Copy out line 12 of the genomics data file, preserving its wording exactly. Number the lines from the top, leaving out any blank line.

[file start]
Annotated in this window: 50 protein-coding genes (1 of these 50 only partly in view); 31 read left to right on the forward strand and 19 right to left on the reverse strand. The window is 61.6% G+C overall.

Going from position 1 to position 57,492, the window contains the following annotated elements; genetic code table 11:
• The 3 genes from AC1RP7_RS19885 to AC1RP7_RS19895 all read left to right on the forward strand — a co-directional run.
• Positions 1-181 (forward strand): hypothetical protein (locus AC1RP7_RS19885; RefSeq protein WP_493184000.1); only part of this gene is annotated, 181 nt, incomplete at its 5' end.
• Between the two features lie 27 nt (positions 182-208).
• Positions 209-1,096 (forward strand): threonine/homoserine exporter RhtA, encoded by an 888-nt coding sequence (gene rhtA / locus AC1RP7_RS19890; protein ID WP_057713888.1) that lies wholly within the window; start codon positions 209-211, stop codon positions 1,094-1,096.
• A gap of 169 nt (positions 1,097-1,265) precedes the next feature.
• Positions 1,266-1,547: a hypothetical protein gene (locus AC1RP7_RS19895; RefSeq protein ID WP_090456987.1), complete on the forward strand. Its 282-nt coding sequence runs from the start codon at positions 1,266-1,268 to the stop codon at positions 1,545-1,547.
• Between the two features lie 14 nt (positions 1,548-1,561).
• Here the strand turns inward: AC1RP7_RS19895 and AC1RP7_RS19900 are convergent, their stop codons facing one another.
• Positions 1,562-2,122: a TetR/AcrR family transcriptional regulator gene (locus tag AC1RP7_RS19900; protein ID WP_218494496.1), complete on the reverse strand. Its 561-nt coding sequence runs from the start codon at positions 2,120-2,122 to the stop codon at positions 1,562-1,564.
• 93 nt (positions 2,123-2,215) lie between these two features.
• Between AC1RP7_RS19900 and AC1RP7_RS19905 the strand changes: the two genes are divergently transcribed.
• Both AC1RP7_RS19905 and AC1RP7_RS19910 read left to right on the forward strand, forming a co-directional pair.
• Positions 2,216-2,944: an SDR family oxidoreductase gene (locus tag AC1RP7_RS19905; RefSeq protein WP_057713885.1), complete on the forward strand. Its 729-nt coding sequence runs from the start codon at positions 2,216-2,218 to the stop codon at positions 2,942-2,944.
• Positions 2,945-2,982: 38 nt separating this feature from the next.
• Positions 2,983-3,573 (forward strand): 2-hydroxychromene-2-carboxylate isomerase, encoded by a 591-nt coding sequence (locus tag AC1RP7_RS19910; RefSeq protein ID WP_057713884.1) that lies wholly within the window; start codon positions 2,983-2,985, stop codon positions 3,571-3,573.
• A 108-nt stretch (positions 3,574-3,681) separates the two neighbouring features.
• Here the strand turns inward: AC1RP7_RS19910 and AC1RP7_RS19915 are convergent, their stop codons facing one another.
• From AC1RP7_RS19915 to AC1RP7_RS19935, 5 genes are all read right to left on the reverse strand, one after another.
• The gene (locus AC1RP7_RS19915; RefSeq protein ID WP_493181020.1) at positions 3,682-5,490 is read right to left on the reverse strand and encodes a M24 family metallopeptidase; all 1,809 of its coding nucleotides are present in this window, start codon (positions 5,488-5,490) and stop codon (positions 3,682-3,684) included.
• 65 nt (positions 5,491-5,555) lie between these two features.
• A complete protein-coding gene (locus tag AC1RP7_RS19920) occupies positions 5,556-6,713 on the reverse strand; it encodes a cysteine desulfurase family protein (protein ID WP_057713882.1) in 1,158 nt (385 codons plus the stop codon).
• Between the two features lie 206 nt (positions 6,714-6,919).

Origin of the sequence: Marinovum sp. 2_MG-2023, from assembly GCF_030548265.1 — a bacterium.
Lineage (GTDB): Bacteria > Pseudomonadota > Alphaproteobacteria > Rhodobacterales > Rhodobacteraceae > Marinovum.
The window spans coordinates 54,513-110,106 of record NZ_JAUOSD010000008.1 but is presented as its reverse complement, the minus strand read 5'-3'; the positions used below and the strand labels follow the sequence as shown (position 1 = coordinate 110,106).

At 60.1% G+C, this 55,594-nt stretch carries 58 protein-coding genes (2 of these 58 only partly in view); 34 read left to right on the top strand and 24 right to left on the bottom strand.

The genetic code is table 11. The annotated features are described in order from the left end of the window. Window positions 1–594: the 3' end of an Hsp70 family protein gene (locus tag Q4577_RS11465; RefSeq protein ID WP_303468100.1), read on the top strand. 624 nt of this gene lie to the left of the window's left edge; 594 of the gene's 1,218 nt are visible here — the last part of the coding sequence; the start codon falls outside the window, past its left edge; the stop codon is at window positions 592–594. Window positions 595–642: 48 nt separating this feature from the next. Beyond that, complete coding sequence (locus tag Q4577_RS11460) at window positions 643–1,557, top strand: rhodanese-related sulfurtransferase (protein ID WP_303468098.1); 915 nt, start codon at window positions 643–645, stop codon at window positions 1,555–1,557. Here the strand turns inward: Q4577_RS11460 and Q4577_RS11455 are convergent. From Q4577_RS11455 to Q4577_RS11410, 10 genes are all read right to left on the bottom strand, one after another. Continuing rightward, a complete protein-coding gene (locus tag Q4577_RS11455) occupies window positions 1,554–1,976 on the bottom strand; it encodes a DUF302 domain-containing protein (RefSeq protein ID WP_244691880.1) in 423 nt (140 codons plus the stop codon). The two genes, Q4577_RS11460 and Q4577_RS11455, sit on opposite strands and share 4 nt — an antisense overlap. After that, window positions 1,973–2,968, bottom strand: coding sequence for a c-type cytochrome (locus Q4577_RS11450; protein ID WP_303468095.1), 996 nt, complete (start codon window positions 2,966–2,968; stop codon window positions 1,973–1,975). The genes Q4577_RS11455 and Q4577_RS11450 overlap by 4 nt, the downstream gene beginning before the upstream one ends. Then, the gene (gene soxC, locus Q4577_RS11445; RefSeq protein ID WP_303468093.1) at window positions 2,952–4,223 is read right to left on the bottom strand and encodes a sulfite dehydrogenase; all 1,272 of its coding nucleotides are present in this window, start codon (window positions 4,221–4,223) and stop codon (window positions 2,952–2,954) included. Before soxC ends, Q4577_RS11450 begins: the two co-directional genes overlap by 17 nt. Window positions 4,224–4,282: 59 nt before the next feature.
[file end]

• 93 nt (positions 2,123-2,215) lie between these two features.